The collective was founded in Spring 2023 as part of Guild Hall’s Community Artist-in-Resident program, sponsored by the Library of Congress’s Connecting Communities Digital Initiative, part of the Library’s Mellon-funded program Of the People: Widening the Path.

  • Cholena Boyd-Smith

    Cholena Boyd-Smith is a member of the Shinnecock Indian Nation of Long Island, NY where she was raised to love her culture and the outdoors. Cholena has been an early childhood educator since 2016. Cholena enjoys crafting, walking, and exploring new places with her husband and daughter. Cholena also travels with her family to educate others about Shinnecock history and culture through song, dance, and storytelling.

  • Kaysha Haile

    Kaysha Haile is a member of the Shinnecock Indian Nation, an artist, and self-taught baker. Kaysha graduated from Binghamton University with a B.S. in Environmental Studies. She is currently the Operations Coordinator at East End Food. Prior to East End Food, she worked with the certification agency, NOFA-NY Certified Organic.

  • Conor McDonough Quinn

    Conor McDonough Quinn is a documentary and revitalization/reclamation linguist with a strong set of applied-theoretical interests that center primarily around morphosemantics and morphosyntax. His most recent research pursues a practical radical minimalism, working to identify a strictly limited set of cross-linguistic/universal structures and categories by comparison/contrast of a typologically maximally broad base of languages: i.e. those that are superficially as different from each other as possible, and particularly those outside of the heavily-researched European and Northeast Asian languages. The primary outcomes of this work are a much-reduced set of basic semantic-syntactic structures and a clearer sense of their relation to (and the inner workings of) language-specific lexicons, with promising potential for next-generation NLP applications.

    Conor has worked for over 25 years in language revitalization/reclamation and documentation, most recently working with the Long Island-area Algonquian Languages Reclamation Project and the St. Mary's First Nation Maliseet revitalization efforts on an promising new approach to adult heritage-learner pedagogy, one which seeks to minimize learner anxiety (through explicit and ongoing engagement with this and related socioemotional issues) and maximize immediate communicative competence (through a series of carefully constructed, readily shareable mini-lessons). Together with the Penobscot Nation Dept. of Cultural and Historic Preservation, the American Philosophical Society, and co-PI, Dr. Pauleena MacDougall at the University of Maine Folklife Center, Connor is currently finishing a three-year DEL-funded project to finalize and publish a dictionary of Penobscot, an Eastern Algonquian language of central Maine. He is also collaborating with Carol Dana and Margo Lukens on a two-volume annotated edition of Penobscot literature performed by Newell Lion and transcribed by Frank Speck.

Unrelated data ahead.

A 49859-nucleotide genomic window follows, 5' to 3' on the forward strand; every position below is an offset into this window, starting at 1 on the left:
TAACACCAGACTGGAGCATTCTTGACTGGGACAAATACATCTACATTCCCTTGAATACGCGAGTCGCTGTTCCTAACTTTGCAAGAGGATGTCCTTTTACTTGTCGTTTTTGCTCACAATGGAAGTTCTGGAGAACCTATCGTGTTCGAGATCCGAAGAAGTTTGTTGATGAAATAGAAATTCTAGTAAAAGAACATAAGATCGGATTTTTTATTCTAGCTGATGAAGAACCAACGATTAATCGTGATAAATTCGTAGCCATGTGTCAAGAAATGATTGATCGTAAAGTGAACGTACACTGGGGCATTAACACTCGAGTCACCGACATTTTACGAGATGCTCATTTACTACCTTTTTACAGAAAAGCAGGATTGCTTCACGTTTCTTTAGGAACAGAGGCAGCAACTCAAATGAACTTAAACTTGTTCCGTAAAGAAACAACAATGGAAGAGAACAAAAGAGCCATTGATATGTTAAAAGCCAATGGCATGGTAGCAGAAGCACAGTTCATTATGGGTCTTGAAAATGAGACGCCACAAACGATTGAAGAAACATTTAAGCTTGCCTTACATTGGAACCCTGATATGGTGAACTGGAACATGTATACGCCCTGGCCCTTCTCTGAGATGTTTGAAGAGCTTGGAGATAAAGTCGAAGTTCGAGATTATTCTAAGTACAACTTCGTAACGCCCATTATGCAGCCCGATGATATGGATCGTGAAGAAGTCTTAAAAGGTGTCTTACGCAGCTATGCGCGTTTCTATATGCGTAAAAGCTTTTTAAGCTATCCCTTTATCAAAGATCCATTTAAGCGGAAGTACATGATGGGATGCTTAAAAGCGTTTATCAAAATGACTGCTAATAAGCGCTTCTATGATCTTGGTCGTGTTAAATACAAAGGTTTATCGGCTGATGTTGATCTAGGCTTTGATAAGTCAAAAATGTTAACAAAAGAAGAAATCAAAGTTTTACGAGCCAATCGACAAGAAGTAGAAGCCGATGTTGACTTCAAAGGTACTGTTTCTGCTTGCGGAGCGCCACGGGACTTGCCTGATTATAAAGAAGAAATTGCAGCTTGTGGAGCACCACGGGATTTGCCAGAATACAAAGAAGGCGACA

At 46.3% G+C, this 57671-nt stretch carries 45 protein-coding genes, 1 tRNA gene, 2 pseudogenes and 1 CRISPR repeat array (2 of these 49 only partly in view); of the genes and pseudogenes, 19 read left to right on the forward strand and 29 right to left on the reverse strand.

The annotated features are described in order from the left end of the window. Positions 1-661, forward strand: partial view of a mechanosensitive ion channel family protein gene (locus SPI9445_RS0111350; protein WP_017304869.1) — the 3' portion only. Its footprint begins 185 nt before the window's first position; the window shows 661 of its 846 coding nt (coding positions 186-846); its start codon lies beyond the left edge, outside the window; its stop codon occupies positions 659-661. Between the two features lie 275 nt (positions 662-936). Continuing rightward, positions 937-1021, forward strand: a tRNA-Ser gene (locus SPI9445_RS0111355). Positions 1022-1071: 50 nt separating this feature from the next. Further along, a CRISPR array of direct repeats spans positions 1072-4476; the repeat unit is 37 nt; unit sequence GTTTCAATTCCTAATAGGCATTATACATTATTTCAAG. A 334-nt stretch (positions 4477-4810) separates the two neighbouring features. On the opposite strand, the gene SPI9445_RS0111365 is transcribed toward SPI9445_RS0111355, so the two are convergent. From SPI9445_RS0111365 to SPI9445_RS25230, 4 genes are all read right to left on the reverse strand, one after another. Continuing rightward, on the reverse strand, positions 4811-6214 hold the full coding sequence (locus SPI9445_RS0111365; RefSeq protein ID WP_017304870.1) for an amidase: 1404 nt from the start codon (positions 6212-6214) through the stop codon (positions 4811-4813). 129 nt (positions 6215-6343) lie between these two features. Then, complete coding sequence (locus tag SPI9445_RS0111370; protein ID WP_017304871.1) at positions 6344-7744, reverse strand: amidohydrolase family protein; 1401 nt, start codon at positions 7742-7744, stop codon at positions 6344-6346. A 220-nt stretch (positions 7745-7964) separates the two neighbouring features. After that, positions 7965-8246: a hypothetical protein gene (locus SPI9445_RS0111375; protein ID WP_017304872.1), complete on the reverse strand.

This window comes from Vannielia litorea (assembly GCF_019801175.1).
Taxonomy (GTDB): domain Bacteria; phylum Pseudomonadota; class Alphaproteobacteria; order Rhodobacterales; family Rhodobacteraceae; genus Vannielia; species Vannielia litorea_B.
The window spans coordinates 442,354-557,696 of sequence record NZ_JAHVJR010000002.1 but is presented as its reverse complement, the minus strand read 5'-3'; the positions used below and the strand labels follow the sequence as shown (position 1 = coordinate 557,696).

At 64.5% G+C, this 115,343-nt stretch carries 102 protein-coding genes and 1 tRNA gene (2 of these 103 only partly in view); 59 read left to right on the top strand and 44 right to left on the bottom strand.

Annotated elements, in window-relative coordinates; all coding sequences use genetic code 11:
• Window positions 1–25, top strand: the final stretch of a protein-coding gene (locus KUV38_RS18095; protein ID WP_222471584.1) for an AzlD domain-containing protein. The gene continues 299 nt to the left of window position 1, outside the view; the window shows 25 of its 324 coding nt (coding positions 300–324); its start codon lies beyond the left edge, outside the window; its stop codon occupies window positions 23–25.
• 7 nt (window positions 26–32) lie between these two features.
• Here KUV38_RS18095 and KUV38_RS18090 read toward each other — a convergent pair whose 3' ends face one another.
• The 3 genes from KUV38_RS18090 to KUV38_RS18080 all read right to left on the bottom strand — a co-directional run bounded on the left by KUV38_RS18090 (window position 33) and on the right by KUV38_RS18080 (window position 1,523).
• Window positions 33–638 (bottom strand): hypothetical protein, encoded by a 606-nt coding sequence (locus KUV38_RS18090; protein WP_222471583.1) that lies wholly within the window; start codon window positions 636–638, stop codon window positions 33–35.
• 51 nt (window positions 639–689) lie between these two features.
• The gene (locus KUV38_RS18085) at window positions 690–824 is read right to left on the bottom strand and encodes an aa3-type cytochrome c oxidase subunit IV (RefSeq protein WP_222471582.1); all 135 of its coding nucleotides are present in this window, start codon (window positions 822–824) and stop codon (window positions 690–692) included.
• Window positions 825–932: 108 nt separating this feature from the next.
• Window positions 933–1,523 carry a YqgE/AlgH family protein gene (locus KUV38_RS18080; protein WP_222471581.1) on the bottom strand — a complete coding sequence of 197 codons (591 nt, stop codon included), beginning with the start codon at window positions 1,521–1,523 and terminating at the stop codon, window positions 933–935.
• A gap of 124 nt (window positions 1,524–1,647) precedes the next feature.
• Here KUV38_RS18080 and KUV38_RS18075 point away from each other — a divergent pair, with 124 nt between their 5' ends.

Photo: Conor Quinn

  • Ahanu Valdez

    Ahanu Valdez is a mixed media artist specializing in poetry, pottery, and watercolor painting. A proud member of the Shinnecock Indian Nation in Southampton, NY, Valdez has lived her entire life on the Shinnecock territory. Her art is a beautiful blend of traditional and modern indigenous styles that bridge the gap between past and present. Valdez's work is a testament to the rich cultural heritage of her people, and her passion for her craft is evident in every piece she creates.

     

    Photo: Rebekah Wise. 

Sponsors

The exhibition First Literature Project is supported by The Robert David Lion Gardiner Foundation.

Guild Hall’s Community Artist-in-Residence Program and collaboration with Wunetu Wequai Tarrant, Christian Scheider, and the Padoquohan Medicine Lodge was made possible through support from CRNY’s Artist Employment Program. Creatives Rebuild New York (CRNY), a project of the Tides Center, is a three-year, $125 million investment in the financial stability of New York State artists and the organizations that employ them.

Additional project support was provided by the Long Island Community Foundation, the New York State Council on the Arts with the support of the Office of the Governor and the New York State Legislature, and an anonymous donor.

The formation of Ayim Kutoowonk was made possible through the Library of Congress’s Connecting Communities Digital Initiative, part of the Library’s Mellon-funded program Of the People: Widening the Path. The program provides funds to projects that offer creative approaches to the Library’s digital collections and center Black, Indigenous, and Hispanic or Latino studies.

First Literature Project’s VR installation was developed by Khora, a leading Scandinavian virtual reality (VR) and augmented reality (AR) production studio, creating cutting-edge content within multiple application areas.

Guild Hall’s Learning + New Works programs are made possible through The Patti Kenner Arts Education Fellowship, Vital Projects Fund, the Glickberg/Abrahams S. Kutler Foundation, Stephanie Joyce and Jim Vos, the Lewis B. and Dorothy Cullman Endowment Fund, and The Melville Straus Family Endowment. 

Museum programs are supported by Crozier Fine Arts and funding from The Michael Lynne Museum Endowment and The Melville Straus Family Endowment.  

Free gallery admission is sponsored, in part, by Landscape Details.